‘He was different. He wore a mask and his body was
painted white. I’ve never seen his kind before.’
It’s been a while, but we’re back in the jungle with those pesky cannibals again. This time though, talented director Sergio Martino is leading the expedition, so thankfully this one moves at a much faster pace than Deep River Savages and Cannibal.
Martino was a veteran director of horror, gialli, sex comedies and adventure films by this point in his career, and it shows. It’ll never be counted among his best work, but it definitely feels like one of the ‘biggest’ and most expensive of the Nasties. Hollywood stars like Stacy Keach and Ursula Andress don’t hurt the film either, committing to their characters and giving believable performances.
It opens, with crushing inevitability, with some animal violence. This happens about once every twenty minutes, really spoiling the pace of the movie. Martino keeps his adventure romping along at a fair old clip, going from one exciting set piece to another, but then the film constantly grinds to a halt to show, say, a snake eating a monkey or a crocodile eating an iguana. It even happens at the 93 minute mark of the film, right in the middle of the climax – with less than 10 minutes to go, we cut away from the action to watch an eagle being killed by a snake. Is it a metaphor? Fuck off, it’s bad filmmaking and should never have even been filmed, let alone put in a movie for entertainment.
And entertainment is the name of the game here. Like Deep River Savages, it’s at heart an old-fashioned jungle adventure flick. Here, however, the horror elements are much more pronounced, particularly in the last act.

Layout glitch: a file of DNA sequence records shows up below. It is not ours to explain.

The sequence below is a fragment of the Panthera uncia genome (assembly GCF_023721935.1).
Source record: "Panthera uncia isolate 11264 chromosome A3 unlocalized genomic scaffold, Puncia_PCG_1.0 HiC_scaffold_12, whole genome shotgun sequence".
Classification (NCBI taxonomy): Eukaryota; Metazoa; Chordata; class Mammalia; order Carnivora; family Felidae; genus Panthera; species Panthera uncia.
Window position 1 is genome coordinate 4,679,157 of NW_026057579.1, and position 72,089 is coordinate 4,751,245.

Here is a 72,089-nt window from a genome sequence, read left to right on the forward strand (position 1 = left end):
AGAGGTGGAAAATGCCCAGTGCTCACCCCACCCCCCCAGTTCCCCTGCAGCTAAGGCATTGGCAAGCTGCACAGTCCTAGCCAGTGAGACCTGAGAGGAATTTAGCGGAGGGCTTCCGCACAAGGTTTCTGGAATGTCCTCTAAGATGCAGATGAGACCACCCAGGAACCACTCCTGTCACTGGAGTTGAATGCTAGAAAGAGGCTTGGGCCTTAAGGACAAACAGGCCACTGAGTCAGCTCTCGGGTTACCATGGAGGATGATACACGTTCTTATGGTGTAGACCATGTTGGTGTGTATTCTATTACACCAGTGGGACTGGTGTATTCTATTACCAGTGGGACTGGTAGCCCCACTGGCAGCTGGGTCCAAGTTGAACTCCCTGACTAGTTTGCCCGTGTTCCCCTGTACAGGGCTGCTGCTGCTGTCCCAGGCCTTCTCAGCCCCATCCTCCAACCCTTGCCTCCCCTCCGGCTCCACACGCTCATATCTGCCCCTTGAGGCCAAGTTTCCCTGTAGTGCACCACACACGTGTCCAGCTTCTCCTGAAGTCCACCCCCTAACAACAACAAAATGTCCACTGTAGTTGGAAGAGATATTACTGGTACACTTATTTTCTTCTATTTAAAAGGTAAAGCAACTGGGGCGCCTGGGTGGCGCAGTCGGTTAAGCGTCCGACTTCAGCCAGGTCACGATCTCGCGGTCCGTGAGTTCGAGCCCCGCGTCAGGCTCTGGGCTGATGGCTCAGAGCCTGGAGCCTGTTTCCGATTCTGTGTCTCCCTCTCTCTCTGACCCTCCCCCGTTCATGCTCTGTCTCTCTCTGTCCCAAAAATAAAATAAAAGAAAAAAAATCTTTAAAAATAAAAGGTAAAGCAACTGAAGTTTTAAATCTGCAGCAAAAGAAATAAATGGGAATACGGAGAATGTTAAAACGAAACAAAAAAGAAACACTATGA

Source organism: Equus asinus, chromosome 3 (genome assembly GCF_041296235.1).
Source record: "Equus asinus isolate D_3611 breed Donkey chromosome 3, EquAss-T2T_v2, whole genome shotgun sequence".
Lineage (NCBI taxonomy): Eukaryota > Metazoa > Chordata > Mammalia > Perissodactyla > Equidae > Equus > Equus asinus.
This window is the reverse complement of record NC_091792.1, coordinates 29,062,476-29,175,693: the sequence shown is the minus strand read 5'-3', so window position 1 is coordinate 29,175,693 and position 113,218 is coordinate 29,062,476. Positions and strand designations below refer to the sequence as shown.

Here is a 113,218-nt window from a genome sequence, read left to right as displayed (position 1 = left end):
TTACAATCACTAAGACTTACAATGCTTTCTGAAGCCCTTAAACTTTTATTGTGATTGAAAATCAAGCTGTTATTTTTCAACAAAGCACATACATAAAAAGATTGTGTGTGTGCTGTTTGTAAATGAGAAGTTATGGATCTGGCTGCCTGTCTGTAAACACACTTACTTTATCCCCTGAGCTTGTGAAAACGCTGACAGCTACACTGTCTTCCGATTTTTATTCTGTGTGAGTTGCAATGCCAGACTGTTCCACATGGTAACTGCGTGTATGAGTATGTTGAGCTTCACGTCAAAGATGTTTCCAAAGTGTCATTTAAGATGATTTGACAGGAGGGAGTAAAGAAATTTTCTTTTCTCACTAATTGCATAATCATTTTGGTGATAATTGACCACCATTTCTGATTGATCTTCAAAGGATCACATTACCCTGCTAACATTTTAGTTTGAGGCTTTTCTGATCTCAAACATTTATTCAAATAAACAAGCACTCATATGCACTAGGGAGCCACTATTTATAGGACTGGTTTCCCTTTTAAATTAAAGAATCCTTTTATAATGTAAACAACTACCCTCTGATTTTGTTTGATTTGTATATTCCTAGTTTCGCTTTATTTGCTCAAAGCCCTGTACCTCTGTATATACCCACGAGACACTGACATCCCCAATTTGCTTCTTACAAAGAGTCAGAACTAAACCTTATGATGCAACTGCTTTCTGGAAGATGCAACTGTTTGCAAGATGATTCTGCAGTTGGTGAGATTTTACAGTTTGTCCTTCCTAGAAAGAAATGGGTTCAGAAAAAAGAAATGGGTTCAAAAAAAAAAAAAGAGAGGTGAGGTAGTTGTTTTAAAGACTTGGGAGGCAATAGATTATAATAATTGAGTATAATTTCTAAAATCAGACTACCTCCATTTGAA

Before that though, we have Ursula Andress and her brother (so annoying that he is punched by no less than four different characters throughout the movie) seeking help from rugged Stacy Keach to find her missing husband on a remote cannibal island. Along the way they encounter tarantulas, booby traps and angry natives. There’s a well-staged crocodile attack on a raft and an exciting chase afterwards. It’s also worth mentioning that the actors seem to be performing their own stunts, particularly during the raft scene and a hair-raising climb up a waterfall. It’s like Deliverance, but with more entrail eating.
Andress is finally captured by the cannibals and accepted as their goddess. While she fulfills her no doubt contractually obligated nude scene, the horror comes into play. There’s a close up of a dick being cut off, some good and proper cannibalism and a skull being smashed revealing some squashy looking brains. Meanwhile, there’s a close up of a native woman masturbating that seems to have wandered in from a Jess Franco movie and a fleeting moment of bestiality that I would rather just forget about, thank you very much.
Mountain of the Cannibal God acts as a bit of a bridge between the older cannibal films and the ones we will soon be covering. It’s still more of an adventure movie – cut out the gore and nudity and you could be left with a 90-minute kids film. But the strong scenes of violence definitely point the way towards the intense horror of likes of Cannibal Holocaust and Cannibal Ferox.
Don’t say I didn’t warn you.